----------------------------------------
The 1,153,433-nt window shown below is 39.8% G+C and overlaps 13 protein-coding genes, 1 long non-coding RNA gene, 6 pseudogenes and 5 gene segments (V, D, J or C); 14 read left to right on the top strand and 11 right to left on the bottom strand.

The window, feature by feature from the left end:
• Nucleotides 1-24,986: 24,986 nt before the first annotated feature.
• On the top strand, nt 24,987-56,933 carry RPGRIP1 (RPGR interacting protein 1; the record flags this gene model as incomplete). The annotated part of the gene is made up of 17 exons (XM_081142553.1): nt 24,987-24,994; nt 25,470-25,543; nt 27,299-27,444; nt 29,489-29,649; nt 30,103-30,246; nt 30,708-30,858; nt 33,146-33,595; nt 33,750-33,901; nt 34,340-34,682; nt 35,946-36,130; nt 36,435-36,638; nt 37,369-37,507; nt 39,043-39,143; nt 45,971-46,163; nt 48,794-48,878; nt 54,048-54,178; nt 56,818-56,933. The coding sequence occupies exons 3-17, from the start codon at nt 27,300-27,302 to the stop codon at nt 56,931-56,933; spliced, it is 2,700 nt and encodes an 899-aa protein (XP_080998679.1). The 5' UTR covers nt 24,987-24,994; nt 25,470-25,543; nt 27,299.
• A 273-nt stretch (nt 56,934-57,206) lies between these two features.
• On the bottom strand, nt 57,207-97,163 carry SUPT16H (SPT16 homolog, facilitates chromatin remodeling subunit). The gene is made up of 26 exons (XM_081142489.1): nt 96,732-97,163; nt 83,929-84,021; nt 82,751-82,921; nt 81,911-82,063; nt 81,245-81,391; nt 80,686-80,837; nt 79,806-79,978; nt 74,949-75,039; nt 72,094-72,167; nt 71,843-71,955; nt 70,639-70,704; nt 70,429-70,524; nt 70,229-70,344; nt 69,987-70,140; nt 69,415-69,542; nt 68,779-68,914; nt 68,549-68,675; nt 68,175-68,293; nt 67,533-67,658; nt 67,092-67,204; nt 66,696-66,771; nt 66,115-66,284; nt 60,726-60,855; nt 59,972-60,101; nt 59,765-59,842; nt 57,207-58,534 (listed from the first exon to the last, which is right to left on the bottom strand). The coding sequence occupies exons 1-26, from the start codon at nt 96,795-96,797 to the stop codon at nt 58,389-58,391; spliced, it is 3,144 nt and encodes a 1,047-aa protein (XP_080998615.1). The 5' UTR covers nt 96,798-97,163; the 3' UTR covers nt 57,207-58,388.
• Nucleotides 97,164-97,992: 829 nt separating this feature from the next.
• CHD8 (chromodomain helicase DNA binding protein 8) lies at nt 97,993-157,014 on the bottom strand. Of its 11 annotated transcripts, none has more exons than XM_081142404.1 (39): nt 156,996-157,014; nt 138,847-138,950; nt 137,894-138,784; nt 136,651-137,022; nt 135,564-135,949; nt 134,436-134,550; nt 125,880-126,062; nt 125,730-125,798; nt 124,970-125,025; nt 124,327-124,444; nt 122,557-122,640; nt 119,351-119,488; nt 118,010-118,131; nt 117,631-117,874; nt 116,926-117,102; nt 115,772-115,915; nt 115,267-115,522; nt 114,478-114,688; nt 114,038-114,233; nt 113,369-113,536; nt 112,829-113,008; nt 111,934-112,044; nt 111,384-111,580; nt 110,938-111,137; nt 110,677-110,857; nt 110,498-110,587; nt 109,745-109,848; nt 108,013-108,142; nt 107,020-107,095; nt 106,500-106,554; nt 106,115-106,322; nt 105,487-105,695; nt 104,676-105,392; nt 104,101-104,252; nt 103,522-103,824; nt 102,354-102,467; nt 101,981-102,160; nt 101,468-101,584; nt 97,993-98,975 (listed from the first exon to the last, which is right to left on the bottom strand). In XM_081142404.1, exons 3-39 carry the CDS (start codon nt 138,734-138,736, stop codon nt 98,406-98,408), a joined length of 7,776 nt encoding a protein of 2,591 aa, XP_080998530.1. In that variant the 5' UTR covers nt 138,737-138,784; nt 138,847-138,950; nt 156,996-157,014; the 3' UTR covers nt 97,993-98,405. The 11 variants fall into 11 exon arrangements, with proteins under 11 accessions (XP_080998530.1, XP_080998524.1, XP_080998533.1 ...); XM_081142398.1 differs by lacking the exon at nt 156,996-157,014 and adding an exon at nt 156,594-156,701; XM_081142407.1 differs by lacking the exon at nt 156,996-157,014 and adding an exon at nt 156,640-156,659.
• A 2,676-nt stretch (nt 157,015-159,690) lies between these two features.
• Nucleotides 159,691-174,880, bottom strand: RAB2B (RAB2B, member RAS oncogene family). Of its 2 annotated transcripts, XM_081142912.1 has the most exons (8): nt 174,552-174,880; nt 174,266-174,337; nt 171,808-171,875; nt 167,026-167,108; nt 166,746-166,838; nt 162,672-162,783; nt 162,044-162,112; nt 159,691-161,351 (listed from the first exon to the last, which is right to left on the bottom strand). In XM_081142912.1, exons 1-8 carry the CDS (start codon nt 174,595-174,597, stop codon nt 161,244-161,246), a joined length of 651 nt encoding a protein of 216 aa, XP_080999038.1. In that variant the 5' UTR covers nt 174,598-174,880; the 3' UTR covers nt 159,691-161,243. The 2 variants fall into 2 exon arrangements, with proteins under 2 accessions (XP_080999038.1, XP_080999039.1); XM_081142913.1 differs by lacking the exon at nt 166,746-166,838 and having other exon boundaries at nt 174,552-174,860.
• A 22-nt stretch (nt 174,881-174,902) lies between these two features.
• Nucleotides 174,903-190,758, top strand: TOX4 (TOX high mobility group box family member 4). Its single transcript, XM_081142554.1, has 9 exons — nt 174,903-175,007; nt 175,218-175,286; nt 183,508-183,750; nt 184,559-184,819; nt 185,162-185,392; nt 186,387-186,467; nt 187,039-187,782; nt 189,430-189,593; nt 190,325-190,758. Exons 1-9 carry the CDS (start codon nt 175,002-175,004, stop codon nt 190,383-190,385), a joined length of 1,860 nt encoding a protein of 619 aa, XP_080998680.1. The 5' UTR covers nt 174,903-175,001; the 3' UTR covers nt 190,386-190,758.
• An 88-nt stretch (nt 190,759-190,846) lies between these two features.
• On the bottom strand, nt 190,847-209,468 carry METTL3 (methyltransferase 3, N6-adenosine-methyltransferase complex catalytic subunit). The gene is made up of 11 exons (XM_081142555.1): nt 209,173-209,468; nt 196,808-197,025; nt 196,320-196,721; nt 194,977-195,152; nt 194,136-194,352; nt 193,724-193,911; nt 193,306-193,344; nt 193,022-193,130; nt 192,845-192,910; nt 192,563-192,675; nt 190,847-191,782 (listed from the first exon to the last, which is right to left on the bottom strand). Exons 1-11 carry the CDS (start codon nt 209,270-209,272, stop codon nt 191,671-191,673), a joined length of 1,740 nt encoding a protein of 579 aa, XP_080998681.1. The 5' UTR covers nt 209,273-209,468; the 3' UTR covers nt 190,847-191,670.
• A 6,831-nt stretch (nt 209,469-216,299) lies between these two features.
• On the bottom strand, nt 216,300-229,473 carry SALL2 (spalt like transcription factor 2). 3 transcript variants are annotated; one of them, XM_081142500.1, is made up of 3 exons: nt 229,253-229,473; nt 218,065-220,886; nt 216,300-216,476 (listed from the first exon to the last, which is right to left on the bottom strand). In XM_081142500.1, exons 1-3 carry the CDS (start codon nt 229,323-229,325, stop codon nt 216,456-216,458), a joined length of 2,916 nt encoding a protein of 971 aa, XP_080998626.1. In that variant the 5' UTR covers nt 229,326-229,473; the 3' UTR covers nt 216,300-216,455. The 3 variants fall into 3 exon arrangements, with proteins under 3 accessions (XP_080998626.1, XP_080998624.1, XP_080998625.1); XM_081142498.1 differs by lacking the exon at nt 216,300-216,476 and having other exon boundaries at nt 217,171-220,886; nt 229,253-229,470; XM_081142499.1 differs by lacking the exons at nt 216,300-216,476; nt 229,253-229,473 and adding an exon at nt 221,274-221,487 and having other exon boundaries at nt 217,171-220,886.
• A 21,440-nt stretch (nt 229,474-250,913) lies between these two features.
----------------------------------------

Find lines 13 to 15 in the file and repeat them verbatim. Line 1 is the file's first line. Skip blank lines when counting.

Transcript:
• An 88-nt stretch (nt 190,759-190,846) lies between these two features.
• On the bottom strand, nt 190,847-209,468 carry METTL3 (methyltransferase 3, N6-adenosine-methyltransferase complex catalytic subunit). The gene is made up of 11 exons (XM_081142555.1): nt 209,173-209,468; nt 196,808-197,025; nt 196,320-196,721; nt 194,977-195,152; nt 194,136-194,352; nt 193,724-193,911; nt 193,306-193,344; nt 193,022-193,130; nt 192,845-192,910; nt 192,563-192,675; nt 190,847-191,782 (listed from the first exon to the last, which is right to left on the bottom strand). Exons 1-11 carry the CDS (start codon nt 209,270-209,272, stop codon nt 191,671-191,673), a joined length of 1,740 nt encoding a protein of 579 aa, XP_080998681.1. The 5' UTR covers nt 209,273-209,468; the 3' UTR covers nt 190,847-191,670.
• A 6,831-nt stretch (nt 209,469-216,299) lies between these two features.